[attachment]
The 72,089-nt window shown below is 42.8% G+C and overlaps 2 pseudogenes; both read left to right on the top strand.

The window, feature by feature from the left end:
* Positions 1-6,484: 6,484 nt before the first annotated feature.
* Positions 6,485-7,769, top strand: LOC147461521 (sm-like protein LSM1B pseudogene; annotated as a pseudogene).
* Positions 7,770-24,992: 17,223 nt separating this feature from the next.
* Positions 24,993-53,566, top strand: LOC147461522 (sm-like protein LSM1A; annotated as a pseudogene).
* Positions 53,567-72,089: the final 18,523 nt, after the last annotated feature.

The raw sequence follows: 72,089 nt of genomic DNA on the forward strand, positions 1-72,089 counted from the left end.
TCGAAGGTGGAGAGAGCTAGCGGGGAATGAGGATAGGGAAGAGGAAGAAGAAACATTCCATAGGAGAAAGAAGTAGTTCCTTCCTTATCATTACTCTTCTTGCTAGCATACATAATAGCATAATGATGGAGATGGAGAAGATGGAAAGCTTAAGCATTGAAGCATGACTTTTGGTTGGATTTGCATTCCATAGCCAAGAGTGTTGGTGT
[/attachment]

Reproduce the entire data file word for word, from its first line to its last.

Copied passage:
The 72,089-nt window shown below is 42.8% G+C and overlaps 2 pseudogenes; both read left to right on the top strand.

The window, feature by feature from the left end:
* Positions 1-6,484: 6,484 nt before the first annotated feature.
* Positions 6,485-7,769, top strand: LOC147461521 (sm-like protein LSM1B pseudogene; annotated as a pseudogene).
* Positions 7,770-24,992: 17,223 nt separating this feature from the next.
* Positions 24,993-53,566, top strand: LOC147461522 (sm-like protein LSM1A; annotated as a pseudogene).
* Positions 53,567-72,089: the final 18,523 nt, after the last annotated feature.

The raw sequence follows: 72,089 nt of genomic DNA on the forward strand, positions 1-72,089 counted from the left end.
TCGAAGGTGGAGAGAGCTAGCGGGGAATGAGGATAGGGAAGAGGAAGAAGAAACATTCCATAGGAGAAAGAAGTAGTTCCTTCCTTATCATTACTCTTCTTGCTAGCATACATAATAGCATAATGATGGAGATGGAGAAGATGGAAAGCTTAAGCATTGAAGCATGACTTTTGGTTGGATTTGCATTCCATAGCCAAGAGTGTTGGTGT